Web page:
The limitations are:

  1. it should be a function.
  2. passphrase is so weak, that if hash of it is known (or big part of hash), then it can be brute forced.

I want to get N passwords from one passphrase. Lets imagine, that N hackers have web sites with login pages, and I want to use my N passwords as passwords for accounts on their web sites. I don't want one hacker to be able to find my password for another hacker's web site.

First what comes to mind is to divide passphrase to N parts, and use each part as a key. Like

f("MyWeakPassphrase") = {"My", "Weak", "Passphrase" }

(It satisfies restrictions)

But are there better ways?

update Most of answers suggest to use kdf with salt + counter or something similar. It is still a hash, and if broken, all other passwords revealed. I thought there might be an algorithm, so that brute forcing passphrase will reveal only part of a passphrase if only one password is known. Like function above, but better.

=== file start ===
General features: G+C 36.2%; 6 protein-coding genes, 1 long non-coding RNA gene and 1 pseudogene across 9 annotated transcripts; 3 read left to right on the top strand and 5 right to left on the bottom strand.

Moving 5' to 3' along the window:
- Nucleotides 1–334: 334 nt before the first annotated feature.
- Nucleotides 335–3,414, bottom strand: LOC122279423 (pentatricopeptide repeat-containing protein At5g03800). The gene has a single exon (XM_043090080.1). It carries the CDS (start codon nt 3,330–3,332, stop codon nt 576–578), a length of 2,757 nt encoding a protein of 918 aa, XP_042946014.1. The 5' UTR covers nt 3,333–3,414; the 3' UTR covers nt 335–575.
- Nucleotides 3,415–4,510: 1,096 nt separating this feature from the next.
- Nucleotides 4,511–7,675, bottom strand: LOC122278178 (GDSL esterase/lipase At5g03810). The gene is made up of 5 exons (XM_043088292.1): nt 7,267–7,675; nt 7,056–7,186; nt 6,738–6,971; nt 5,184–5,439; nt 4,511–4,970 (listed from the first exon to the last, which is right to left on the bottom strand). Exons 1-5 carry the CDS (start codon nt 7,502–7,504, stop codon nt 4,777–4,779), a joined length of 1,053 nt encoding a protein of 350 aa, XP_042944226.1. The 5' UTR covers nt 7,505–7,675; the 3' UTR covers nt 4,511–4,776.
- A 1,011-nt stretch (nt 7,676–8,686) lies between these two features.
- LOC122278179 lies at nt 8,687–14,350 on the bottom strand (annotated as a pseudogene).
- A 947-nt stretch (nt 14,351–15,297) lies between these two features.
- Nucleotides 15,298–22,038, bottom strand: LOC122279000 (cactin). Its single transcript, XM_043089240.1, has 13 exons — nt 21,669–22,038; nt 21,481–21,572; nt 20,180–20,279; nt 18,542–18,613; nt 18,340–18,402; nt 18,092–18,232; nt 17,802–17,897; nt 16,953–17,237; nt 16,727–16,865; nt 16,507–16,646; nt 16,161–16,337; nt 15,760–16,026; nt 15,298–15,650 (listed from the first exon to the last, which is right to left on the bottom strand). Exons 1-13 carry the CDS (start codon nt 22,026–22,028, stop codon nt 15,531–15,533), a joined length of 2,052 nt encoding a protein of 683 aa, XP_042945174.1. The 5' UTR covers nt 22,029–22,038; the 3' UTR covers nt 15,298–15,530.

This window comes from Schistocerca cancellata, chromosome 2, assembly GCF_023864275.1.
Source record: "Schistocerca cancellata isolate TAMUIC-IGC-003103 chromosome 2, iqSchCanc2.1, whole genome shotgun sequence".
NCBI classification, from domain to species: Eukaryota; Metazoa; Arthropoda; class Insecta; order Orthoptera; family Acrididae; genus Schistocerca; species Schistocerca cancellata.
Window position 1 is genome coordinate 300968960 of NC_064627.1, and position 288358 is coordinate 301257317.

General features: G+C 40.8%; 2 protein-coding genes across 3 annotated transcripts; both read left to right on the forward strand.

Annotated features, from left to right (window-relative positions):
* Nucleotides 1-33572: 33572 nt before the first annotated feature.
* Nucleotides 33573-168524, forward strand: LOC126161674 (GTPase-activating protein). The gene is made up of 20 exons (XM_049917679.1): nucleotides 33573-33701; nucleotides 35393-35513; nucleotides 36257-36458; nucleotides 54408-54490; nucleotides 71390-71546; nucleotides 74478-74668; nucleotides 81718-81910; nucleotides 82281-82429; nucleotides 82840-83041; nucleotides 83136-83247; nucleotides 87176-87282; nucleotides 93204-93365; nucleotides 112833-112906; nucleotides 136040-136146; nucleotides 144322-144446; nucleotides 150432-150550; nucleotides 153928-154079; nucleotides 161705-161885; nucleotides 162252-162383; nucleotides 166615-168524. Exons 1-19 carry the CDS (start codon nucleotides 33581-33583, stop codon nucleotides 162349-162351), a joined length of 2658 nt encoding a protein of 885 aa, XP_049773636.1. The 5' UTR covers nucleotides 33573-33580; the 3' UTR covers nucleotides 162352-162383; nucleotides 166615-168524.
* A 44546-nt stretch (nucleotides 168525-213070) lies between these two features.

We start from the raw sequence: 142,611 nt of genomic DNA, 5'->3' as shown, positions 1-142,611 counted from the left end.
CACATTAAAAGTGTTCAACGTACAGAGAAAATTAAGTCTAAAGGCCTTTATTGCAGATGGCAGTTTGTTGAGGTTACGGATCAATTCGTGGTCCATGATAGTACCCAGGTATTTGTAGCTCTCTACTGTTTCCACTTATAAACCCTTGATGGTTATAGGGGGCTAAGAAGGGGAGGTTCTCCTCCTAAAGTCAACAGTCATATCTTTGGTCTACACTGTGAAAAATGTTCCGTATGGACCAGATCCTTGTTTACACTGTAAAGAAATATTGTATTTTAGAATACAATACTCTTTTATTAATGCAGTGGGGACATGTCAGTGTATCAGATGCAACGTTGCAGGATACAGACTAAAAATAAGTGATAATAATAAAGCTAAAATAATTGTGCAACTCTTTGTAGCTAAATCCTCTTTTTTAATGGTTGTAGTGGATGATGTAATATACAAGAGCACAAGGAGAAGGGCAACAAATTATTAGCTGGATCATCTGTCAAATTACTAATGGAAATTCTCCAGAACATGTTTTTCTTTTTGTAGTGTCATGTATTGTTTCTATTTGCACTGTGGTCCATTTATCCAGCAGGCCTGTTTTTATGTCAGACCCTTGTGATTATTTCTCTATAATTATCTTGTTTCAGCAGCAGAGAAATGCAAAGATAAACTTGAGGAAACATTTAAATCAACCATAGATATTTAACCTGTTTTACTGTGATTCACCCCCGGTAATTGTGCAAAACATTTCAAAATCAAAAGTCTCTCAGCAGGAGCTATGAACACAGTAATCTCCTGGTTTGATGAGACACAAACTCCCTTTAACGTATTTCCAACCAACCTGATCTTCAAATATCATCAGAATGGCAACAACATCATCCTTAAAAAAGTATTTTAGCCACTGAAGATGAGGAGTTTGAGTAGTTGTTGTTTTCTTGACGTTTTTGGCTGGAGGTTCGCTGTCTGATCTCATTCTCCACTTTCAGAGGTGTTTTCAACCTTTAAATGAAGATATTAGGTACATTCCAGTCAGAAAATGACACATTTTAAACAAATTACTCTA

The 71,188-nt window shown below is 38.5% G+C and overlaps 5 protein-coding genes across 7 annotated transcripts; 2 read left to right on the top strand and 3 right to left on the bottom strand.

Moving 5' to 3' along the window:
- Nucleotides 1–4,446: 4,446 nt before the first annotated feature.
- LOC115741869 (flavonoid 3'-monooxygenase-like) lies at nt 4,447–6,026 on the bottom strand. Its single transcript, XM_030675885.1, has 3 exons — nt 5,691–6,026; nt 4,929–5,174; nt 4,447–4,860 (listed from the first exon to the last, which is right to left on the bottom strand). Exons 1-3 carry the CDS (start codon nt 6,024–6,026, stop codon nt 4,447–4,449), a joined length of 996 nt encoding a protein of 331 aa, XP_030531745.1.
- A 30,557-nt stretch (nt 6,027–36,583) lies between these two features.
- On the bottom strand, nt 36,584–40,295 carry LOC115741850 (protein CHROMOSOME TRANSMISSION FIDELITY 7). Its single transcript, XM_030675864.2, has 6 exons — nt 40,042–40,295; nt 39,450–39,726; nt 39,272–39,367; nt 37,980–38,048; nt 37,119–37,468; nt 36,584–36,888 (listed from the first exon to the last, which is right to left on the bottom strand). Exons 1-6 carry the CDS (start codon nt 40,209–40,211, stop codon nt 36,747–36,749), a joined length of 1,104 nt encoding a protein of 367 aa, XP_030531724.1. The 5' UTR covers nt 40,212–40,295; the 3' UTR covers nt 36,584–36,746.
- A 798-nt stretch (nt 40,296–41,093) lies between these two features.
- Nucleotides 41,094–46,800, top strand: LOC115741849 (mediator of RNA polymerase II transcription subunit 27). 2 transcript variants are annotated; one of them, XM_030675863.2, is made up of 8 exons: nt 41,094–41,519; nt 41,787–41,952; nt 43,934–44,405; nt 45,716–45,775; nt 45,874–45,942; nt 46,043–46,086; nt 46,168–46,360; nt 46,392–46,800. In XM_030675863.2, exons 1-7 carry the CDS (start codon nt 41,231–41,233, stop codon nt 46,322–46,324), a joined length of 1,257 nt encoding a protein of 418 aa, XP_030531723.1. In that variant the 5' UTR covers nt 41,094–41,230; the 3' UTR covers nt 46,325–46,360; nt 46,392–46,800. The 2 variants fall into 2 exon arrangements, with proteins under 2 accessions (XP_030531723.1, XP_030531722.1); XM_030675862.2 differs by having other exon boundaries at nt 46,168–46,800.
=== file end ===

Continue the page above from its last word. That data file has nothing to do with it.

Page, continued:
3 Answers 3


I have considered your requirements to be these:

  1. it should be a function
  2. passphrase is so weak, that if hash of it is known (or big part of hash), then it can be brute forced.
  3. many passwords can be generated as output.

There exists various kinds of key derivation functions, which derive cryptographic keys from other cryptographic keys or passwords. The solutions builds of these components. The general idea is to to apply password-based key derivation to get one key (the master key), derive keys from the master key, and represent those keys as passwords.